Just before Human Rights Watch released our report on human rights violations in Chinese drug detention centers on January 7, the Chinese Ministries of Health and Public Security ordered detention centers and jails to improve medical care.
But improving health care is not the same as ending abuse.
Human Rights Watch's report, "Where Darkness Knows No Limits," found that abusive conditions are prevalent in many of China's drug detention centers. The report documents how individuals detained in some of these centers are routinely beaten, are forced to work for up to 18 hours a day without pay, have no access to drug dependency treatment, and are denied even basic medical care. One former detainee described to a New York Times journalist how inmates are beaten with electric prods. He said: "At least they'd give us helmets so we wouldn't injure our heads during convulsions." Two years ago we conducted a similar investigation on the human rights and health conditions of drug users in southern China. That report, "An Unbreakable Cycle," found similar horrendous abuses, but the research took place before the Chinese government put in place, in 2008, its most significant and comprehensive anti-narcotics legislation.
In the research for the most recent report, we wanted to know if the 2008 Anti-Drug Law had changed anything to improve respect for the basic rights of drug users. The law positioned the Chinese government's approach to drug use as "human-centered," referring to drug users as "patients" and promising legal protections for suspected and convicted drug users.
While there were some changes in rhetoric, in reality, conditions in drug detention centers are as inhumane as they were two years ago.
The problems in these centers run deep.
With physical abuse rampant and relapse rates high, increasing access to medical care for detainees is not the solution--the solution is to shut down these drug detention centers.
According to UNAIDS, half a million people in China are confined in drug detention centers at any given time. These centers, which warehouse some of China's most vulnerable people in squalid and crowded conditions, serve as incubators for infectious diseases. With a relapse rate of 96 percent, they also fail at their stated mission: rehabilitation.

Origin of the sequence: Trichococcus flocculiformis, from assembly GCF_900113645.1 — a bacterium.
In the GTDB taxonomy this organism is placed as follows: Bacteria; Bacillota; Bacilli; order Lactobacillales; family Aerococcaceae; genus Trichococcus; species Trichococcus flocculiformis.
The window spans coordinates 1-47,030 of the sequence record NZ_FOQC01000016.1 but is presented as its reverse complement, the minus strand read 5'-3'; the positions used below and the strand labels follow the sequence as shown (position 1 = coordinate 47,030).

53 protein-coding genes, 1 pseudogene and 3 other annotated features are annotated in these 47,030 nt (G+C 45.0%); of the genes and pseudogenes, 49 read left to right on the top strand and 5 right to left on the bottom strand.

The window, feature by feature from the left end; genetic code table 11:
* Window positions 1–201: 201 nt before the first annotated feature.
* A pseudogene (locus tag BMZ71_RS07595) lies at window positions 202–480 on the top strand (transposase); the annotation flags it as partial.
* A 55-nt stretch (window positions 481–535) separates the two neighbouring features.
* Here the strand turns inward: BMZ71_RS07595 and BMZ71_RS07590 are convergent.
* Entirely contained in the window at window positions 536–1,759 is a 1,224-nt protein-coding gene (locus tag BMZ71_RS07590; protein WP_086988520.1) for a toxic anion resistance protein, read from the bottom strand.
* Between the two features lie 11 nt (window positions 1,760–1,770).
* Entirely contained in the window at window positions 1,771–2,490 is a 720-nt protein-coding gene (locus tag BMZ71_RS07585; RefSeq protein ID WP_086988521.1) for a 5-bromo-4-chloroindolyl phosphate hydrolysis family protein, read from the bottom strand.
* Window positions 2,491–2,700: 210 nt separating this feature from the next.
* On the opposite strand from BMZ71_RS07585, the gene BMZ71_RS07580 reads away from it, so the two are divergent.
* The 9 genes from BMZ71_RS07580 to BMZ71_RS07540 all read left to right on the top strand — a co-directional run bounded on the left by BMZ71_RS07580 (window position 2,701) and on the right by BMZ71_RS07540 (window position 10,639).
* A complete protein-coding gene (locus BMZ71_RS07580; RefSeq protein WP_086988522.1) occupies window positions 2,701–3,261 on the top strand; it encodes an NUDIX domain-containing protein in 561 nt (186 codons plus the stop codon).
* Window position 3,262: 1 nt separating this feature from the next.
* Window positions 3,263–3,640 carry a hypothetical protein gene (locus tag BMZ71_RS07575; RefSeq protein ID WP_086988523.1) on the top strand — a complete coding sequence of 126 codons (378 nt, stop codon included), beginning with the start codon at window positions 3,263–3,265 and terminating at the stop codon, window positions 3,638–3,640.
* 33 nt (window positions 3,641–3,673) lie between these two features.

The United Nations Office on Drugs and Crime agrees. Giovanni Nicotera, director of the agency's China office, told AP: "Being detained in these centers not only does not help drug users to recover, as evidenced by the high rates of relapse, but also increases the likelihood that an individual will become infected with HIV."
The incarceration of suspected drug users in China, who can be locked up for seven years on one single possession charge, happens without trial or judicial oversight. Wan Yanhai, founder of the Beijing-based Aizhixing institute, which offers programs for drug users, said, "Many drug users, when caught by police, would rather admit that they are trafficking drugs than using drugs because at least there is some kind of legal procedure involved in a drug trafficking charge."
This is an amazing statement, considering that in China drug traffickers are routinely executed.
For suspected drug users to prefer trafficking charges shows just how bleak the odds of surviving drug detention are.
Our report title comes from an interview with one drug user in describing his experience in the Chinese "rehabilitation" system: "I am a former drug addict. I started using in 1990. I've tried to get clean and have been in compulsory [drug rehabilitation] labor camps more than eight times. I just cannot go back to a forced labor camp-[it is] a terrifying world where darkness knows no limits."
The announcement by the Chinese Ministry of Public Security and Ministry of Health that they intend to improve medical care in drug detention centers is an important acknowledgment of a problem; but the solution is wrong. Rather than improve conditions within drug detention centers, these centers should be shut down. In their place, China should develop and expand voluntary, community-based outpatient treatment programs that respect human rights and are consistent with international standards.
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